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The Papers of Justice Tom C. Clark

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Miranda v. Arizona (1966)

5th Amendment - Miranda v. Arizona, 1966

Ernesto Miranda mug shot

Ernesto Miranda mug shot. Arizona Department of Library Archives and Public Records, Phoenix, AZ.

Selected Case Files

Docket Sheet

Bench Memorandum

First draft opinion of Chief Justice Warren

Justice White's draft of dissenting opinion

Justice Clark's draft of dissenting opinion

On March 13, 1963, police picked up Ernesto Miranda as a suspect in a case of kidnapping and rape. Miranda was placed in a lineup and identified by the victim. Police took Miranda into an office to continue questioning him regarding the crime. After two hours of questioning, he wrote a confession. Miranda had not been told of his right to consult with an attorney during police questioning or warned that any statements he made could be used against him. At trial, the jury found Miranda guilty of kidnapping and rape and sentenced him to 20 to 30 years in prison.

Miranda appealed his conviction to the Arizona Supreme Court. The appeal argued that Miranda's confession could not be considered voluntary in light of the fact that he was never warned that it could be used against him, and the written statement failed to specify what, if any, rights he was advised of by the police. After the Arizona Supreme Court upheld Miranda's conviction, the case was appealed to the United States Supreme Court.

The Court consolidated Miranda v. Arizona with Vignera v. New York, Westover v. United States, and California v. Stewart to review police practices. In Vignera v. New York, Michael Vignera was convicted of first-degree robbery and sentenced to 30 to 60 years in prison after his confession (made at a police station without legal counsel) was presented to the jury. Vignera had not been made aware of his right to an attorney.

In Westover v. United States, Carl Calvin Westover had been arrested by police as a suspect in two local bank robberies. After 14 hours of questioning, police transferred Westover to the Federal Bureau of Investigations for further questioning regarding two additional bank robberies in California. While the local police did not inform Westover of his rights, the FBI agents did. After two hours of questioning by the FBI, he confessed to the bank robberies in California. At trial, he was found guilty and sentenced to 30 years in prison.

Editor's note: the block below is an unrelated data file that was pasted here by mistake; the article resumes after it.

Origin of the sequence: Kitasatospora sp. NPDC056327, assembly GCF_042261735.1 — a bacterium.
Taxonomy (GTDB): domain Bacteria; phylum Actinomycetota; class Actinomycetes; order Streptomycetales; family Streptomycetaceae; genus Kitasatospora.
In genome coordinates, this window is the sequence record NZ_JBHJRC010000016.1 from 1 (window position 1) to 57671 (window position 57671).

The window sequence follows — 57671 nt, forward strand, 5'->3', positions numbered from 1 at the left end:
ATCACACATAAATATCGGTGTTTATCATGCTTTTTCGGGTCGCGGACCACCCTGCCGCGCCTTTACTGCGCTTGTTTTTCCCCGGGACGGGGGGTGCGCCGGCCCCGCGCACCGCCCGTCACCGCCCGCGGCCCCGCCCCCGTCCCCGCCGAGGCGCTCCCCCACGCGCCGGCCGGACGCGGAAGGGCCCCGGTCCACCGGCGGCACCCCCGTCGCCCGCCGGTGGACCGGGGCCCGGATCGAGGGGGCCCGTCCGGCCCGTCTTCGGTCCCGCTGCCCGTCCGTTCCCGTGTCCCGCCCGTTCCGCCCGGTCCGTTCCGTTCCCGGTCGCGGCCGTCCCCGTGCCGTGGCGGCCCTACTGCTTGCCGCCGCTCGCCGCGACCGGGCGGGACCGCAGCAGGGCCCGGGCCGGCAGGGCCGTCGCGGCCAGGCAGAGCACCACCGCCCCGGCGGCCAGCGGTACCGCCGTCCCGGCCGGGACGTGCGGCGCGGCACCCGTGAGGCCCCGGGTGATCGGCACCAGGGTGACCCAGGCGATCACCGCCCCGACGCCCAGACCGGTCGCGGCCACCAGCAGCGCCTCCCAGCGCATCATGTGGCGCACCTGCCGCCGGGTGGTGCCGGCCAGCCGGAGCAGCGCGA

In California v. Stewart, Roy Allen Stewart was arrested in connection with a string of robberies and a murder on January 31, 1963. Police questioned Stewart eight times over the next five days. During the ninth interrogation, Stewart confessed to the robbery during which the murder had occurred. Stewart was not informed of his right to legal counsel or his right to remain silent. At trial, he was found guilty and sentenced to death. The California Supreme Court reversed his conviction due to the fact that he had not been made aware of his right to legal counsel. The state of California appealed the case to the United States Supreme Court.

In these cases, the Supreme Court reviewed the police practice of interrogating individuals without notifying them of their right to counsel and their ability to protect themselves against self-incrimination according to the Fifth Amendment. In a decision delivered by Chief Justice Earl Warren, the Court overturned the convictions of Miranda, Vignera, and Westover and upheld the California Supreme Court's reversal of Stewart's conviction. The decision outlined specific rules governing questioning of suspects, namely that police must inform suspects of their right to remain silent, that any statements they make can be used against them, and that they have the right to have an attorney, which the state will provide if they cannot afford to pay. Suspects could waive their rights and talk to the police, but the waiver had to be made "voluntarily, knowingly, and intelligently."

Justice Clark wrote a separate dissent, agreeing with the Warren opinion only in the Stewart case.

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